Graphique Historique de l'Action
2 ans : De Fév 2018 à Fév 2020
By Will Horner
U.S. stocks were set to make cautious gains Thursday, despite downbeat sessions elsewhere, as investors awaited fresh economic data and the latest round of U.S.-China trade talks.
Futures put the Dow Jones Industrial Average and S&P 500 both up 0.2% and Nasdaq-100 futures 0.3% higher. Energy services company TechnipFMC was down 8.1% in premarket trade after the company said Wednesday it had swung to a loss.
Trade-exposed stocks looked set be among the strongest performers, with tech company Nvidia up 1.5% and semiconductor maker Skyworks Solutions up 3.4% premarket.
Bunge, Kraft Heinz, Caesars Entertainment and Baidu will also be in focus with the companies due to report earnings.
In Europe, the pan-continental Stoxx Europe 600 fell 0.2% in midday trade, with declines led by the index's banking sector, down 1.5%. Shares in Swedbank continued a second day of steep losses with its shares down nearly 9% after a report Wednesday of alleged money laundering.
The U.K.'s FTSE 100 notched the region's sharpest decline, falling 0.7%, with energy provider Centrica slumping nearly 12% after it reported earnings. Danish-listed shares in Moeller-Maersk fell 8.4% after the company recorded a sharp fall in profits.
Eurozone manufacturing entered its first downturn since mid-2013, further darkening the regional picture, according to data released Thursday.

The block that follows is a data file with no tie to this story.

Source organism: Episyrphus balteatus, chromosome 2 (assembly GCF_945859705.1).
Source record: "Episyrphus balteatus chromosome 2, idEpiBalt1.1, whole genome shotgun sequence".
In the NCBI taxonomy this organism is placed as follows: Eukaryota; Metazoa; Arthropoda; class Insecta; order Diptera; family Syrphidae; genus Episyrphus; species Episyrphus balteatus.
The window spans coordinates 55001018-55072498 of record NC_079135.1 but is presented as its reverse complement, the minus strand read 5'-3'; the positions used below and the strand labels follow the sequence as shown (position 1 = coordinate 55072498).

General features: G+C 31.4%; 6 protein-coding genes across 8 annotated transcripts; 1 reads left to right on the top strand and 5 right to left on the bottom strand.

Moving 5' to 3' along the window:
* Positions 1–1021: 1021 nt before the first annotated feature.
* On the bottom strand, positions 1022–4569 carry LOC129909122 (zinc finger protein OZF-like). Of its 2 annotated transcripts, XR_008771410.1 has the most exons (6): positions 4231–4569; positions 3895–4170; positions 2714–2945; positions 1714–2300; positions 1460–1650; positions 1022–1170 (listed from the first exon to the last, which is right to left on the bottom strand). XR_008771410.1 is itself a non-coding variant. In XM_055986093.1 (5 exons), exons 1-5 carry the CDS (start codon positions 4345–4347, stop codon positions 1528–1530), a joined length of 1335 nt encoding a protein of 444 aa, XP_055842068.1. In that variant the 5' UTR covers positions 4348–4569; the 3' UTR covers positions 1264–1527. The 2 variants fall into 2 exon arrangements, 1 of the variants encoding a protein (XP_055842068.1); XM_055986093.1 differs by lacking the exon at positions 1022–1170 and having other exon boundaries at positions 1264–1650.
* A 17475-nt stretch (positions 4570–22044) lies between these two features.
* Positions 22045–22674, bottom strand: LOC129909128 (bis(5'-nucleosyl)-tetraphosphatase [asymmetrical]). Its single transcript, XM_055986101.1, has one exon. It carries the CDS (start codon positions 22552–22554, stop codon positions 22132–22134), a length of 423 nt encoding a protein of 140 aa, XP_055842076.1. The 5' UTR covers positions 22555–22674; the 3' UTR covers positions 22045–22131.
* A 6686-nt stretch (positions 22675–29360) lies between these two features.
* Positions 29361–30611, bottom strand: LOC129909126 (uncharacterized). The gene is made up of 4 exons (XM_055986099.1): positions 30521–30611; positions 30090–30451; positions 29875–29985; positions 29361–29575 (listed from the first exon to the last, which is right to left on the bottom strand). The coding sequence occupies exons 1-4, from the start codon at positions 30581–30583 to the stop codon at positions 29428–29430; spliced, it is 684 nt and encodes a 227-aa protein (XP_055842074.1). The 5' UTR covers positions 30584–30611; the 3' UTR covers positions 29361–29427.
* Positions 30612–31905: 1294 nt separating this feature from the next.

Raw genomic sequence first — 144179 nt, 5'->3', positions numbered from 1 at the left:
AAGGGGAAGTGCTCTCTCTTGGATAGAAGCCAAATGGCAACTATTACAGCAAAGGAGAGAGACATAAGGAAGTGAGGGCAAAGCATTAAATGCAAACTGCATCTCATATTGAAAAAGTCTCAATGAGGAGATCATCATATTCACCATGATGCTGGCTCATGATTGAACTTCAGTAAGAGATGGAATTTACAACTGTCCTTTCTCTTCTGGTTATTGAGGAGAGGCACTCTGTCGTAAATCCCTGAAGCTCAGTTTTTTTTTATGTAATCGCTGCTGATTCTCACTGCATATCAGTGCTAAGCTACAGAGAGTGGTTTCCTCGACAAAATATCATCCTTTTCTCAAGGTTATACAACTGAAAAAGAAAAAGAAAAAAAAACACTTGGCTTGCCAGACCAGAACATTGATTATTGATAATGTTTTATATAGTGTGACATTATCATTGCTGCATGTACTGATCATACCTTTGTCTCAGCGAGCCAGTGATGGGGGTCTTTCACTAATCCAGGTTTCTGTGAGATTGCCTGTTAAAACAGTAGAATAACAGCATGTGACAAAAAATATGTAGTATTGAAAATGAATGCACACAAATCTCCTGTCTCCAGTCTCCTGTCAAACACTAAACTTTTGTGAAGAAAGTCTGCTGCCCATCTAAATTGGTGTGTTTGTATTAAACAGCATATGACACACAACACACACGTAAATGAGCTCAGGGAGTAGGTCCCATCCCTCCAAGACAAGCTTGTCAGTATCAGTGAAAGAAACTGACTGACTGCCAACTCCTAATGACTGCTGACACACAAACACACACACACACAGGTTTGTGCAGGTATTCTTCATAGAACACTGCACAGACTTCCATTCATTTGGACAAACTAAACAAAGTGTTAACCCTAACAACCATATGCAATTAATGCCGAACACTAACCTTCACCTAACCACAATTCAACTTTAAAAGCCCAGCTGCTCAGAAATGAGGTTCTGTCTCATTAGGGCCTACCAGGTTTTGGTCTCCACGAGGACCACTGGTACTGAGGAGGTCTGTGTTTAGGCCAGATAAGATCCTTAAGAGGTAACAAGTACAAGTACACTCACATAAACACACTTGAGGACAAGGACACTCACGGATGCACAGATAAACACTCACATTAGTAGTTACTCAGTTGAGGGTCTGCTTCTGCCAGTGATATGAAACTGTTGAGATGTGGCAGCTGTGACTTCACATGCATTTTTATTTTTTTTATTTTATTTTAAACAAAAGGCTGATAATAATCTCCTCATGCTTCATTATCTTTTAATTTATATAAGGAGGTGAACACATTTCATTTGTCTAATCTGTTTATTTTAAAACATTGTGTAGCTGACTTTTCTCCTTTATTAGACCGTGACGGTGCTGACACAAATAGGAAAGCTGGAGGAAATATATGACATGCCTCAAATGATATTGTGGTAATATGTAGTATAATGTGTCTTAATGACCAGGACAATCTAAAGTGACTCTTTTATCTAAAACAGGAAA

Indexes in Asia were positive for most of the day, though gains in Chinese markets reversed in the closing minutes, leading the Shanghai Composite and Shenzhen indexes to close down 0.3%. Japan's Nikkei was up 0.6% and Australia's ASX 200 closed up 0.7%.
Hopes for a positive outcome from the current U.S.-China trade negotiations remained high after President Trump signaled he would be flexible on the March 1 deadline for an agreement. Midlevel U.S. and Chinese negotiators having been holding meetings this week. Cabinet-level officials are set to join the discussions later Thursday.
"There is optimism about U.S.-China trade that there is a desire to get a deal done, even something that is not a firm deal but just pushes it down the road and avoid the next round of tariffs," Kit Juckes, a strategist at Société Générale, said. "I think the market would be very surprised if the tariffs increase weren't pushed back."
Minutes from the Federal Reserve's January meeting released Wednesday showed unanimous agreement among officials to hold off on future interest-rate rises, with some members saying the economic outlook had become more uncertain since their previous meeting. They also indicated a readiness to stop reducing the central bank's $4 trillion asset portfolio in 2019.
"The minutes put a bit of flesh on what we already knew: that the bias toward raising interest rates has disappeared," said Peter Dixon, economist at Commerzbank. "I get the sense that the Fed is a lot more cautious about the economy than it previously was and perhaps more than is warranted."
Investors will be eyeing a range of data due Thursday for clues about the state of U.S. economic growth. Figures are due on unemployment claims, homes sales, and surveys on the manufacturing and service sectors.
The WSJ Dollar Index, which measures the dollar against a basket of 16 currencies, was up slightly. The yield on 10-year U.S. Treasurys rose to 2.668% from 2.652% Wednesday. Yields and prices move in opposite directions
In commodities, gold was sharply lower, after three consecutive sessions of gains. Gold futures were down 0.8%. Oil was higher ahead of the Energy Information Administration's report of the latest U.S. inventory data with Brent crude, the global benchmark, 1% higher at $67.08 a barrel.
(END) Dow Jones Newswires
February 21, 2019 08:04 ET (13:04 GMT)
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